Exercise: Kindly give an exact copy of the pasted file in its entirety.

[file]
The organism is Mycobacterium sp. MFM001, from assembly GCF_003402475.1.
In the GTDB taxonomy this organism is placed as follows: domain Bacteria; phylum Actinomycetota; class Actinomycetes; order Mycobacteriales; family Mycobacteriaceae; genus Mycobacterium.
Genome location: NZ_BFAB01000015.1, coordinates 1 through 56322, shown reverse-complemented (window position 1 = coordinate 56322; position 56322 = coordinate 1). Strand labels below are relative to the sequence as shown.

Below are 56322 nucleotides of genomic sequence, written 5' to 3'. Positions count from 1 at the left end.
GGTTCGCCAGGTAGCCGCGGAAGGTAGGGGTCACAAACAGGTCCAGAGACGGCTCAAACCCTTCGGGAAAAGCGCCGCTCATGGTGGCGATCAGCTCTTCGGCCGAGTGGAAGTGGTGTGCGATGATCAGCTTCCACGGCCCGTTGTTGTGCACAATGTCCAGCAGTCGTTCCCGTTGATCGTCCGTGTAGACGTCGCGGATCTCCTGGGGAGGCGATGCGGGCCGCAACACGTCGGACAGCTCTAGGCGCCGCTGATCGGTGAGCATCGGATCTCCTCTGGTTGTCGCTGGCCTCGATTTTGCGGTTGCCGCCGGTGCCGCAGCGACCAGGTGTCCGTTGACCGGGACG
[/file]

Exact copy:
The organism is Mycobacterium sp. MFM001, from assembly GCF_003402475.1.
In the GTDB taxonomy this organism is placed as follows: domain Bacteria; phylum Actinomycetota; class Actinomycetes; order Mycobacteriales; family Mycobacteriaceae; genus Mycobacterium.
Genome location: NZ_BFAB01000015.1, coordinates 1 through 56322, shown reverse-complemented (window position 1 = coordinate 56322; position 56322 = coordinate 1). Strand labels below are relative to the sequence as shown.

Below are 56322 nucleotides of genomic sequence, written 5' to 3'. Positions count from 1 at the left end.
GGTTCGCCAGGTAGCCGCGGAAGGTAGGGGTCACAAACAGGTCCAGAGACGGCTCAAACCCTTCGGGAAAAGCGCCGCTCATGGTGGCGATCAGCTCTTCGGCCGAGTGGAAGTGGTGTGCGATGATCAGCTTCCACGGCCCGTTGTTGTGCACAATGTCCAGCAGTCGTTCCCGTTGATCGTCCGTGTAGACGTCGCGGATCTCCTGGGGAGGCGATGCGGGCCGCAACACGTCGGACAGCTCTAGGCGCCGCTGATCGGTGAGCATCGGATCTCCTCTGGTTGTCGCTGGCCTCGATTTTGCGGTTGCCGCCGGTGCCGCAGCGACCAGGTGTCCGTTGACCGGGACG